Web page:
A committee writing the county's forest conservation ordinance wrestled yesterday with several objections raised by the commissioners.
The commissioners, who did not attend the meeting, objected primarily to having the state-mandated ordinance apply to people cutting or clearing as little as 10,000 square feet and to a $1-per-square-foot fee that could be collected in lieu of preserving or replanting forests when hardships occur.
The commissioners are unwilling to accept the committee's 10,000-square-foot requirement, said Assistant County Attorney Michele Ostrander, who relayed their concerns to the committee.
Frank Grabowski, committee chair, said he planned to write a formal letter to the commissioners addressing their concerns.
"I believe we are substantially finished with our work," Grabowski said. "(Their concerns) won'tsubstantially affect the (work) we have completed."
Ostrander said the commissioners preferred the state's plan, which would apply theordinance to areas of 40,000 square feet or more. The committee reached a preliminary consensus yesterday on 20,000 square feet or more as a compromise.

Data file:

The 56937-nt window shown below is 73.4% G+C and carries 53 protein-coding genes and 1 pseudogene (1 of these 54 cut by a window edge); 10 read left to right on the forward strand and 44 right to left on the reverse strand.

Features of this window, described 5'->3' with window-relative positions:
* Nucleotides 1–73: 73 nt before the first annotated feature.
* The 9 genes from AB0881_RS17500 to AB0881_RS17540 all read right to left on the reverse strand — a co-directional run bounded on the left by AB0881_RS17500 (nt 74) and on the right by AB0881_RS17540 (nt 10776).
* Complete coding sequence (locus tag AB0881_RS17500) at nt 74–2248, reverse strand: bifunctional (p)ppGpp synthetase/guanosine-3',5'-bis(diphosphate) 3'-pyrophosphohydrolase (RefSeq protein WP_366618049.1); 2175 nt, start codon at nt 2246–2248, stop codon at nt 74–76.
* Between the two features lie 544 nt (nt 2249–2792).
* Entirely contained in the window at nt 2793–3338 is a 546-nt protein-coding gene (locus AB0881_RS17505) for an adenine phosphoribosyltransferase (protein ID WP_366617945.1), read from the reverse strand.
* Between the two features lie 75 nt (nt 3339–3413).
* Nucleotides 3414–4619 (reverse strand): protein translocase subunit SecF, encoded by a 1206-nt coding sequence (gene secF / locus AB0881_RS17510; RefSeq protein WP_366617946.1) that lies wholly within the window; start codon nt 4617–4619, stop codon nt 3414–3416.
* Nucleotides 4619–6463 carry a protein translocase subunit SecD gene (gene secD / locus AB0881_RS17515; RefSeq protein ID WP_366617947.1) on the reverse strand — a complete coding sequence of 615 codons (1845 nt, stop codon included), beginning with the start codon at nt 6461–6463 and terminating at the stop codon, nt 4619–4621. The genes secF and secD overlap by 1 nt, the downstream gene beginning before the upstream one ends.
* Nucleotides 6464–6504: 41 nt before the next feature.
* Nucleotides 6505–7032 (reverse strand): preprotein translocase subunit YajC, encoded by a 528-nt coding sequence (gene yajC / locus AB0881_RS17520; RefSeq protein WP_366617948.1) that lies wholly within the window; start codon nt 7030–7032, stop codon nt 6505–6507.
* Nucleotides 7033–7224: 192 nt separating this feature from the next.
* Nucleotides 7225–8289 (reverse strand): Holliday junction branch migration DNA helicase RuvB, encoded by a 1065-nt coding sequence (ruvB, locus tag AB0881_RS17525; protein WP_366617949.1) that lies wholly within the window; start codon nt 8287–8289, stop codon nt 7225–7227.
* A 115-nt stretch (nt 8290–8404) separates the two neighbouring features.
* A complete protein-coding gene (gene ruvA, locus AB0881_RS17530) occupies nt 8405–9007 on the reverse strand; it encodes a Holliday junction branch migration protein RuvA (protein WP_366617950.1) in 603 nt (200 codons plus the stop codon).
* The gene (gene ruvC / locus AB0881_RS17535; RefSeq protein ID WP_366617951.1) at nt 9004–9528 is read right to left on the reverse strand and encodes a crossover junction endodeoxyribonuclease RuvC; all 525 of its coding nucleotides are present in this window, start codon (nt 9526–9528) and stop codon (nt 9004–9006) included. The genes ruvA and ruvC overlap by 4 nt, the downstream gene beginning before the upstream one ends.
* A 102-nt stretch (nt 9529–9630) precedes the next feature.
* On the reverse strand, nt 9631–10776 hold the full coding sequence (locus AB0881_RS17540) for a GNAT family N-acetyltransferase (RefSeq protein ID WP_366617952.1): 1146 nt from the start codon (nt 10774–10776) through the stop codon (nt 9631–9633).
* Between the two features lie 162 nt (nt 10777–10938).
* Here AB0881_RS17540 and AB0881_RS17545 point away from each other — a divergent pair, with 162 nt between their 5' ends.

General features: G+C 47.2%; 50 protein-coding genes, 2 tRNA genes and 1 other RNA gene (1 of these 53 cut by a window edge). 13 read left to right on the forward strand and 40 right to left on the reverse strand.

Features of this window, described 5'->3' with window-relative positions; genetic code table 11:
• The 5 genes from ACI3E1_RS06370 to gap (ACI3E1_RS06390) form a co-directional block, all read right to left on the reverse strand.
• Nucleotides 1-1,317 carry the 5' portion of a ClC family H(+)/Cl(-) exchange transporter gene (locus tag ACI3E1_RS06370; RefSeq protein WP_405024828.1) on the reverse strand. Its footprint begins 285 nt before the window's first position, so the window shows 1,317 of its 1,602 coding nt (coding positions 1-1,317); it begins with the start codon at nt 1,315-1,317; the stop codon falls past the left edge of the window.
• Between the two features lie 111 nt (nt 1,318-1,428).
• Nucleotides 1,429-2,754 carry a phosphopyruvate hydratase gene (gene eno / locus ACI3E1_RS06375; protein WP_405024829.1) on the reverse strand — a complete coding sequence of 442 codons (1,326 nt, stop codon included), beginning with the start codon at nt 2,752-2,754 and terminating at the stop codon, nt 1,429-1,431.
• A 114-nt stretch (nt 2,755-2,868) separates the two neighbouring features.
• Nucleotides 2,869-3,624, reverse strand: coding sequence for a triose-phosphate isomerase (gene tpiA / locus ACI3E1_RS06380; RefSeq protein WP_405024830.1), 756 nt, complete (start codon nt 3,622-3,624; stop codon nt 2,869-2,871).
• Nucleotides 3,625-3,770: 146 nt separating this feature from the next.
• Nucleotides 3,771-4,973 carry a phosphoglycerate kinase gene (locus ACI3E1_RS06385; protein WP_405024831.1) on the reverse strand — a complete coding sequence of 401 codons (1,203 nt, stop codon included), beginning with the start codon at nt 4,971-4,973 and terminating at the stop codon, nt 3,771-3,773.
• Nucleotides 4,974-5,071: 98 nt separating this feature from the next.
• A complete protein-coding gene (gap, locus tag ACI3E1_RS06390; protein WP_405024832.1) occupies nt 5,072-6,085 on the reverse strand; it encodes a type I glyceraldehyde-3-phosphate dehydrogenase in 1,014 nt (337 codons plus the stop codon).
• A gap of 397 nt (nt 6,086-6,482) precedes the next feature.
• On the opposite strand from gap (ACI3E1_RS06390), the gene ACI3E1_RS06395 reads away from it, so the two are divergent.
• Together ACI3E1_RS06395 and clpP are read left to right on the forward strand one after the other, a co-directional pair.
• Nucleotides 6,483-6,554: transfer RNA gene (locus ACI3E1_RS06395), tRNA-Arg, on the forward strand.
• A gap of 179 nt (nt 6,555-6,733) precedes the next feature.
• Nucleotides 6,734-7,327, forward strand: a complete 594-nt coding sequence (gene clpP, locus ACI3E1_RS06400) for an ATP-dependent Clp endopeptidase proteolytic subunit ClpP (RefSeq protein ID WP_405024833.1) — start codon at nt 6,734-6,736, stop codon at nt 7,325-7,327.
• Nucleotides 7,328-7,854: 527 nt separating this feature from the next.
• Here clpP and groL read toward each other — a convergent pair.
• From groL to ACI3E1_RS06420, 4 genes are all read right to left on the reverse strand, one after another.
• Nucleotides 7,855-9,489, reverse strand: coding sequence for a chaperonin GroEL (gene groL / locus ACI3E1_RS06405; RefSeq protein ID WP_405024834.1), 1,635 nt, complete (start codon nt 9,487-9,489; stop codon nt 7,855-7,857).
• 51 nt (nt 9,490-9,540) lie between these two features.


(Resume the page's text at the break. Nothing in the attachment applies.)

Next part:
In developing a forest conservation plan, the county must be at least as stringent as the state.
The commissioners also objected to the committee's proposed $1-per-square-foot reforestation fee when developers are not able to preserve or replant. Commissioners wanted to know the actual cost of replanting property. The county would use the money collected within two years to reforest an equal-size area.
"It's a very big issue," Ostrander said. "It's not abig surprise."
During discussion, though, the panel was hard-pressed to reach a more acceptable "in lieu of" fee. The 10-cents-per-square-foot fee proposed by the state was deemed too little by some committee members.
Carroll's proposed plan, committee members said, concentrates on preserving the county's forests.
Tom Ballentine, wholast week joined the panel to represent the Home Builders Association of Maryland, balked at the $1 fee. He said the figure exceeds the actual cost of planting trees.
Theresa Bamberger, a Mount Airy townplanner, also was appointed to the committee last week.
Commissioners also preferred state language in other areas, such as exemptions.
The committee is working against an April 30 deadline to submit the county's proposal to the state.